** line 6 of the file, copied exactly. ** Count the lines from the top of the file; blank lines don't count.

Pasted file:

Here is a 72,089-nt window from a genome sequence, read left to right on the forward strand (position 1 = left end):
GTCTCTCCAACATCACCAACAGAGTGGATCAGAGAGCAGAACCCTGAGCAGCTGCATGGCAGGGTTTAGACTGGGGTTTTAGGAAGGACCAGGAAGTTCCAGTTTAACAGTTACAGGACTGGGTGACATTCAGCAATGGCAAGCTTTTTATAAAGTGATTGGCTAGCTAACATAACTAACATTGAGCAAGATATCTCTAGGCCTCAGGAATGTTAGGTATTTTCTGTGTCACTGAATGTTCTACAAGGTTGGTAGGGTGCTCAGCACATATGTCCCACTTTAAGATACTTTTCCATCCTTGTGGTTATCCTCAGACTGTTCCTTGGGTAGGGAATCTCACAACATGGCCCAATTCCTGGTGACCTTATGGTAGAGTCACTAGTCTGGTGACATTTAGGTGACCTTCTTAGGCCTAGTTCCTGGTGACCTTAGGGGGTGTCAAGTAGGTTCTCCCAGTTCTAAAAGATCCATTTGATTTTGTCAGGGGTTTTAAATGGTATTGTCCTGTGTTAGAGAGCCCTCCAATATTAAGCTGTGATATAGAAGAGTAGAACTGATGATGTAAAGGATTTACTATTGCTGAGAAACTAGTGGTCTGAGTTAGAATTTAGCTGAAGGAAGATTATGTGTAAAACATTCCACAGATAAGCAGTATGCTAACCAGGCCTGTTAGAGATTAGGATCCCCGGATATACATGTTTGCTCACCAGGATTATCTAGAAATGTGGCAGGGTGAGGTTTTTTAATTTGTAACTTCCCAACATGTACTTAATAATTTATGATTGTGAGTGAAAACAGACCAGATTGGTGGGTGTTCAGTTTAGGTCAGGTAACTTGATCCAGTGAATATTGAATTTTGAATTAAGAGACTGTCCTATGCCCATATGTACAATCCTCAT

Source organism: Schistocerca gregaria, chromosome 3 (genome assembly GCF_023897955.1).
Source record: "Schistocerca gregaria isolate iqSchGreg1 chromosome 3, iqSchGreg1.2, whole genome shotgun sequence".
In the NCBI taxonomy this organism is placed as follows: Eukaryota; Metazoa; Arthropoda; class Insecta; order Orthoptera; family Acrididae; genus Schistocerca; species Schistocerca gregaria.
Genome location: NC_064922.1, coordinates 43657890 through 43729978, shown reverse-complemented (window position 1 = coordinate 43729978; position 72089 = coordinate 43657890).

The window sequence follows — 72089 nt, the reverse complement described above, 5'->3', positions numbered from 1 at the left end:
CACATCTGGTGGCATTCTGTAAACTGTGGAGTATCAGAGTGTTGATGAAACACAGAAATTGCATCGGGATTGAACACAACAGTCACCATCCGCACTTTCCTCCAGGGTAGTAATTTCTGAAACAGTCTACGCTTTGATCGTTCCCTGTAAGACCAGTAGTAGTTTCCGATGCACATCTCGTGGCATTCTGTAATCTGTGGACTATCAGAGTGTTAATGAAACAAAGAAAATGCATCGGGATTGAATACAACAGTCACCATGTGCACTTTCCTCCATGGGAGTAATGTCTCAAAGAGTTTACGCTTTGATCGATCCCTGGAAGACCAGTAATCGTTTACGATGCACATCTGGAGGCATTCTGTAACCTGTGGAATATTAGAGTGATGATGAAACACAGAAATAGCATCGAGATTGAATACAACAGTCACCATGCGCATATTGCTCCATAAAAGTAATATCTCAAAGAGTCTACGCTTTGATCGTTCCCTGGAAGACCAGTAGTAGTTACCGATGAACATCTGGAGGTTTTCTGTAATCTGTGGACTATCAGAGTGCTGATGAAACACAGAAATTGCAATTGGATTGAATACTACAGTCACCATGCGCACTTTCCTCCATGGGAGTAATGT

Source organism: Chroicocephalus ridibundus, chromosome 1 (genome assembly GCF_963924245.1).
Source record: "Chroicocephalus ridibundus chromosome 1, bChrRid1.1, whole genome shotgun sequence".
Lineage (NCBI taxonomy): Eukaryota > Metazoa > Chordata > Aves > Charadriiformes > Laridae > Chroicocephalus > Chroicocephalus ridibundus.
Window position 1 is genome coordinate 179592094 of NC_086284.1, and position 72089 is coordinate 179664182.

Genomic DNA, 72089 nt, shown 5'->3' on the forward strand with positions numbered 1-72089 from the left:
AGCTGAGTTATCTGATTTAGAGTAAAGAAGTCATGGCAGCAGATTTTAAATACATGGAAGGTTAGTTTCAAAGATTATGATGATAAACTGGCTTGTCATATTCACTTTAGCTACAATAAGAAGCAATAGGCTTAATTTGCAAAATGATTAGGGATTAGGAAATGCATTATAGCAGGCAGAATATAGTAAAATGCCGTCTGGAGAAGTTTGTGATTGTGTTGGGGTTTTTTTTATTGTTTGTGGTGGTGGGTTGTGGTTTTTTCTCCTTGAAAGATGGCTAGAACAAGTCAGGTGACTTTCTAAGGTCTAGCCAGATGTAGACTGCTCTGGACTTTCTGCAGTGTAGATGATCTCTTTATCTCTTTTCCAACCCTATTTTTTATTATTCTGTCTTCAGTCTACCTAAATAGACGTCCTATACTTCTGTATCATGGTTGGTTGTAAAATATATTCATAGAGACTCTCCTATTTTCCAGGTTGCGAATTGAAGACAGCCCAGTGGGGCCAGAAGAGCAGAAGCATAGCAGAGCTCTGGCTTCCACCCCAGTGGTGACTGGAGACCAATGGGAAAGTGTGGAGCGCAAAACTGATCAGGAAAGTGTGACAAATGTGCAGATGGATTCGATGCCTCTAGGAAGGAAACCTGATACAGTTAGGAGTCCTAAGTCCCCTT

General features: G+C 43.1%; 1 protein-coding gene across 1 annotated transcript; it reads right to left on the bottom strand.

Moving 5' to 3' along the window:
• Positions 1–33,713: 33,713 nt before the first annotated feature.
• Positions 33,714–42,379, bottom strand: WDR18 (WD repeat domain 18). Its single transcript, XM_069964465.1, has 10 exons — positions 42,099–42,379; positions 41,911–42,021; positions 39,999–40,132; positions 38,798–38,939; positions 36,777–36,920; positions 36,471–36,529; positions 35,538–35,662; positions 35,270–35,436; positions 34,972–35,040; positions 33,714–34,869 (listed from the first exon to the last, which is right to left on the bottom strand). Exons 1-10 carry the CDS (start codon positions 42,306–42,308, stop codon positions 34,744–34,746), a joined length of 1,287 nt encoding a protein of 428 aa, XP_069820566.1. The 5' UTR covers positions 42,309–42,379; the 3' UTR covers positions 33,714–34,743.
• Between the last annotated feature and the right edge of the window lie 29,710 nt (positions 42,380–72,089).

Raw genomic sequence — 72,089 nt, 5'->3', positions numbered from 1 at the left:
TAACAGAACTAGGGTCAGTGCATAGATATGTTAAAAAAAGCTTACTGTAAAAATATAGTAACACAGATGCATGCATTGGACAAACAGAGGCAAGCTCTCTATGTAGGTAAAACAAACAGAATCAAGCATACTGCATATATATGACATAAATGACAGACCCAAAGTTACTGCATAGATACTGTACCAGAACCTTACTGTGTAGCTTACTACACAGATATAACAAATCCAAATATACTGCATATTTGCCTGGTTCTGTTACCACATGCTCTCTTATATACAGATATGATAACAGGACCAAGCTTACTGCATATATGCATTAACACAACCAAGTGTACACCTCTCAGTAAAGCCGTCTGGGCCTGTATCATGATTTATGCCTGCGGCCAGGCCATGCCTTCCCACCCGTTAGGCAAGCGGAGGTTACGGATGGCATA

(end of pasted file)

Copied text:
Genome location: NC_064922.1, coordinates 43657890 through 43729978, shown reverse-complemented (window position 1 = coordinate 43729978; position 72089 = coordinate 43657890).